A Message from the Chairman
Impulse, im-pulse', noun
1. a sudden strong and unreflective urge or desire to act.
2. a driving or motivating force; an impetus.
Do you find yourself acting on an impulse to conserve? Conserve water, energy, resources, time, etc.?
We at CTGBC welcome the impulse to be active in our chapter as we work to harness the conservation impulse and create a positive change in our communities and the build environment. In this first edition newsletter, see what we are doing to advance the thinking about what it means to be green; sharing best practices, networking, hearing from those that have delivered results, partnering with other like-minded organizations, advocating for the underserved and educating design professionals and trades people.
April 28th-29th we will host our inaugural Northeast Summit for a Sustainable Built Environment (NESSBE) to discuss how the built environment can promote health and well-being. We are starting a conversation that reveals the inextricable connection of sustainable design with improving and supporting human health and well-being. Come join us and participate!
Follow your impulse and reach out to us, come join the movement with CTGBC!
Announcing the Retirement of Judy Swann, Executive Director of the CTGBC
It is with mixed emotions that we announce the retirement of CTGBC’s long-serving executive director, Judy Swan. We are happy for Judy that she will be starting a new chapter in her life on May 1, 2017, but at the same time saddened that after 10 great years we will be losing her dedication and talents as executive director of CTGBC. She’s had a profound effect on the chapter, helping to shape the organization into what it is today. Fortunately, we can look forward to her continuing involvement in our chapter as “pure” volunteer.
Wayne Cobleigh, CTGBC Vice Chair, is leading the search committee for a new Executive Director. We ask that you each think about those in your network that may have interest in the position and pass those leads along to Wayne (email@example.com or mobile 860-250-6790). A job description for the Executive Director position is available on CTGBC website at www.ctgbc.org and the CT Green Building Council LinkedIn jobs page.
We’ve been fortunate to have had such a kind and powerful force directing our chapter for so many years. Although we can never completely replace all that Judy brings to the chapter, we can be inspired by her spirit, to continue to do great work for our communities.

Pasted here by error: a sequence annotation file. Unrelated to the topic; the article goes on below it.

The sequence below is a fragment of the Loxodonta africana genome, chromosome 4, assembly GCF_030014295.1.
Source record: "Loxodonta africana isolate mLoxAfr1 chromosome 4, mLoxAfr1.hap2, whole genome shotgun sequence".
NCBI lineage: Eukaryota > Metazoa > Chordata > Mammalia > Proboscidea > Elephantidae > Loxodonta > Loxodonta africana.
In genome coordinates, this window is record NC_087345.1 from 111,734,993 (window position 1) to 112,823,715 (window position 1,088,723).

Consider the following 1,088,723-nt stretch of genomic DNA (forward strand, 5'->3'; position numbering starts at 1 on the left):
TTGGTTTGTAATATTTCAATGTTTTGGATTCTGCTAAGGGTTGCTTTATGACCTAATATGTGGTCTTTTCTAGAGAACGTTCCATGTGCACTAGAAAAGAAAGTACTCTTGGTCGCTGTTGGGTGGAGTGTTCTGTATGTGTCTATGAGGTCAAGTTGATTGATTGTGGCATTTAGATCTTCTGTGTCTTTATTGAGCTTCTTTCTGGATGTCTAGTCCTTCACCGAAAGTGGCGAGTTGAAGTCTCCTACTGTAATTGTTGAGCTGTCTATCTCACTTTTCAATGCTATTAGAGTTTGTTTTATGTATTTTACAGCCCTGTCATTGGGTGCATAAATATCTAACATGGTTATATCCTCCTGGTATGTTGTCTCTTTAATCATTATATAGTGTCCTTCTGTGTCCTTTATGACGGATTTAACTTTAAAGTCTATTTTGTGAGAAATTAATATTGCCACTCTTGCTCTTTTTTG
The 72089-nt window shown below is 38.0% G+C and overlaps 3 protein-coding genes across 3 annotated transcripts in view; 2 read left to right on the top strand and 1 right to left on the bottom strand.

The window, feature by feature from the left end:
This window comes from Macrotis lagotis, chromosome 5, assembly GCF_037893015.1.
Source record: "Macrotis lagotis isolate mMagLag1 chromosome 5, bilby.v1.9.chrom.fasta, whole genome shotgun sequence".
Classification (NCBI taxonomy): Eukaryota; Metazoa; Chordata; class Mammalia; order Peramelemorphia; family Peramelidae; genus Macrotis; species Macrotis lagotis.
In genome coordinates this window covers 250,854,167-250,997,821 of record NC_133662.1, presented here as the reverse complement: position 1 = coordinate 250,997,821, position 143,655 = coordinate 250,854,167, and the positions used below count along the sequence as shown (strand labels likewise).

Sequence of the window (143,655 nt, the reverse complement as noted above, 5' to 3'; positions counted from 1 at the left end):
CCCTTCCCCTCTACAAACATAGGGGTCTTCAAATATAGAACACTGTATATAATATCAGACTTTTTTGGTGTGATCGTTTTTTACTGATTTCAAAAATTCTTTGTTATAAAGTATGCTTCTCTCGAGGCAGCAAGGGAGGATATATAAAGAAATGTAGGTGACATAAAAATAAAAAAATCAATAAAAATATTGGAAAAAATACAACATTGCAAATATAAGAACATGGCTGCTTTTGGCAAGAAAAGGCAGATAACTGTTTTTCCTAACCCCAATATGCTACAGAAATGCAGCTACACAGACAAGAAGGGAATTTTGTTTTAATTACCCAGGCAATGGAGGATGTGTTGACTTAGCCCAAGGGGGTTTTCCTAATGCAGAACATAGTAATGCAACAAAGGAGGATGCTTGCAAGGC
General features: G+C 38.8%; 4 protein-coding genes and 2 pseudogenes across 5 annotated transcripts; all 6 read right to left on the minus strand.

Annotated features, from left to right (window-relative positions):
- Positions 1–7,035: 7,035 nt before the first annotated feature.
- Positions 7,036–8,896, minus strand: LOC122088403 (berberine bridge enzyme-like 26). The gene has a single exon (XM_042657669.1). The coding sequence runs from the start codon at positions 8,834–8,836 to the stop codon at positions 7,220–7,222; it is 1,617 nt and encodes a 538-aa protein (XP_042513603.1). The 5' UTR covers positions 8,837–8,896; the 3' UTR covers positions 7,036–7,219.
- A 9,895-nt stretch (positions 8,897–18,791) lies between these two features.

NESSBE Conference Price Reductions, Single Day Passes – Still Time to Register!
Thanks to our generous sponsors, we have been able to reduce the price of the full summit member pass. For those who have already purchased the pass, you should receive a refund shortly if you haven’t already. Due to popular demand, we are also offering Friday only and Saturday only passes. We encourage you to attend the full summit because the keynote speakers are fantastic, the New Haven Lawn Club is a lovely venue, and Saturday is going to be out of this world. However if you have already registered and can't attend both days, please let us know ASAP so we can limit our waste by accurately buying food and drink only for the total number of attendees.
New pricing for members is as follows:
Full Summit: $150
Friday only: $45
Saturday only: $125
Please be sure to thank our sponsors at the summit, and we'll see you there!
The 2017 Northeast Summit for a Sustainable Built Environment (NESSBE) will take place Friday, April 28th, 5pm-8pm, and Saturday, April 29, 8am-7pm, in New Haven, CT. The theme is ‘Health of Place: Health and Wellbeing in the Built Environment’, and there will be high quality presentations from a variety of experts, including 3 keynote speakers, 50 presenters, and 17 education sessions. Earn up to 7 AIA, GBCI and LFA CEUs, and show your solidarity by participating in our official sister march in conjunction with the People's Climate March.
Website: www.nessbe.net, twitter hashtag: #NESSBE
Strategic Plan 2017-2019 and Membership Survey Results
On March 20th, the CTGBC held its Strategic Planning session to initiate and evaluate organizational goals for 2017-2019. The membership survey, which included opinions from 73 respondents, gave the CTGBC insights into how our message is being communicated, and what our value position is for our members. Often cited was the desire for continued vocalization of the need for a more sustainably built environment. Based on the results, we are creating new goals around outreach, events, improved communication, and professional development resources to incorporate into the Strategic Plan. We thank those members who took the time to fill out the survey, and continue to solicit feedback.
777 Main Street Tower Redevelopment Project in Downtown Hartford
CTGBC Members partnered with the CoreNet Connecticut Westchester Chapter, and along with the Construction Institute, offered a presentation and tour of 777 Main Street in Hartford. The 777 Main Street project encompassed redevelopment of the vacant 26 story downtown office tower, which is highly accessible to transit and downtown amenities, into housing and retail in the urban core. The certified historic rehabilitation of the 387,000 SF vacant mid-century modern office building and adjacent retail and garage structure transformed it into a LEED Platinum mixed-use building.